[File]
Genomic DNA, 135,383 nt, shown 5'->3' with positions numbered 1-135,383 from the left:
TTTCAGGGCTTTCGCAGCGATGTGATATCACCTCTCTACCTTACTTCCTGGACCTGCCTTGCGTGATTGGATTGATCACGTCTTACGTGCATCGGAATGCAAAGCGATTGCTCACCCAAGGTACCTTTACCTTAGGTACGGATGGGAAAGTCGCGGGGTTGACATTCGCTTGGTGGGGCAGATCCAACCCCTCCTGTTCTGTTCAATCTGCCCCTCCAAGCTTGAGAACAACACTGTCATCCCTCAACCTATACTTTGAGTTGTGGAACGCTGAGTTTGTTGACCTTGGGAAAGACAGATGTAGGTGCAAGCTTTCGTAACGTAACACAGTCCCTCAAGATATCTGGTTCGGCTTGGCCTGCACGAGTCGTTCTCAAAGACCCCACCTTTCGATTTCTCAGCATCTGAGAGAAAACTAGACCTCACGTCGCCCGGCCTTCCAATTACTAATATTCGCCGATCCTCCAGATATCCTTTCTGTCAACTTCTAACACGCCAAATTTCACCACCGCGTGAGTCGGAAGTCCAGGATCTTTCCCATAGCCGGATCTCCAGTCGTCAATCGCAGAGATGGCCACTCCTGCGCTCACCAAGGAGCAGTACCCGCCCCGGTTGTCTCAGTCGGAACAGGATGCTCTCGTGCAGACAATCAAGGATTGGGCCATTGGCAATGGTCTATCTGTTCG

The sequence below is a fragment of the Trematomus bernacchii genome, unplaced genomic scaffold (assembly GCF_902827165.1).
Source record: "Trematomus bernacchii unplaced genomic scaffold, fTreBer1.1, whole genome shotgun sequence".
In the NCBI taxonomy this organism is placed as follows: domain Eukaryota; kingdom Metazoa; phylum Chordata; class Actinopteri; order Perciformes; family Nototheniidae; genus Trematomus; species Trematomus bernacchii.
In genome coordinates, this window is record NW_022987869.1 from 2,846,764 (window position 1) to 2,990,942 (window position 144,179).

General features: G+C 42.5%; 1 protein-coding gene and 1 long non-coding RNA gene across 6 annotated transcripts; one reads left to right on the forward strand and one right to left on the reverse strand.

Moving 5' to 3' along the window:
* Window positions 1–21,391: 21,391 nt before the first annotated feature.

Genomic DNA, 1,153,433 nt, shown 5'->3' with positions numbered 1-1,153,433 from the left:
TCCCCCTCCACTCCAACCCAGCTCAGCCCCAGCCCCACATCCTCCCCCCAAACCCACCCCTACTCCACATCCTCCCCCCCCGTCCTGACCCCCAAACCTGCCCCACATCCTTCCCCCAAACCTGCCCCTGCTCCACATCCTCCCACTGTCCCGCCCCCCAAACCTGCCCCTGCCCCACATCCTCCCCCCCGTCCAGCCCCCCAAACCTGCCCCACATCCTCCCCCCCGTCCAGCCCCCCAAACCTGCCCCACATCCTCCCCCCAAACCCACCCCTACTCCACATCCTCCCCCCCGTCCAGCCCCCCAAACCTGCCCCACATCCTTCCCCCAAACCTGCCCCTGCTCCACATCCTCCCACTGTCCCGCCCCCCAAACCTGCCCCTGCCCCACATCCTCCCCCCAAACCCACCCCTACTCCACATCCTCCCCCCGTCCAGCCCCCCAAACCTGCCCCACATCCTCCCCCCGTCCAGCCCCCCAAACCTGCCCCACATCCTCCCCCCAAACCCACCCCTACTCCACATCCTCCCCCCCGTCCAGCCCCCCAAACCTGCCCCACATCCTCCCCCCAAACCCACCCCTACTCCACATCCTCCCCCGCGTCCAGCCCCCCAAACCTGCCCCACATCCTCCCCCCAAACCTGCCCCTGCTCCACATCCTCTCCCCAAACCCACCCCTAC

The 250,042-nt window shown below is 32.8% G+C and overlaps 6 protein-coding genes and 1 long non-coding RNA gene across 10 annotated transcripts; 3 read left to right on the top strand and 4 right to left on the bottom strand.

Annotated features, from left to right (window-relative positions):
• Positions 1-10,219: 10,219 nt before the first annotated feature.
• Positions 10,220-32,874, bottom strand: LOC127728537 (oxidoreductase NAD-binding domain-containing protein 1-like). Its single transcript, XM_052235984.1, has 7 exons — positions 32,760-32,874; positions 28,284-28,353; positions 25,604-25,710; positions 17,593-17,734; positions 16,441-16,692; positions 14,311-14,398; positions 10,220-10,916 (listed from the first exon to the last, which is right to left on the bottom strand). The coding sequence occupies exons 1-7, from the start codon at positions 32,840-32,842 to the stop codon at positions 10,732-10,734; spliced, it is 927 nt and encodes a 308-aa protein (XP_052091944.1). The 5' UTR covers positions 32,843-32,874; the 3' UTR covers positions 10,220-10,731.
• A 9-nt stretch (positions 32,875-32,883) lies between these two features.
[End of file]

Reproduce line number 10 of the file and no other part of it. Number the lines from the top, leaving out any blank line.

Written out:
Genomic DNA, 1,153,433 nt, shown 5'->3' with positions numbered 1-1,153,433 from the left: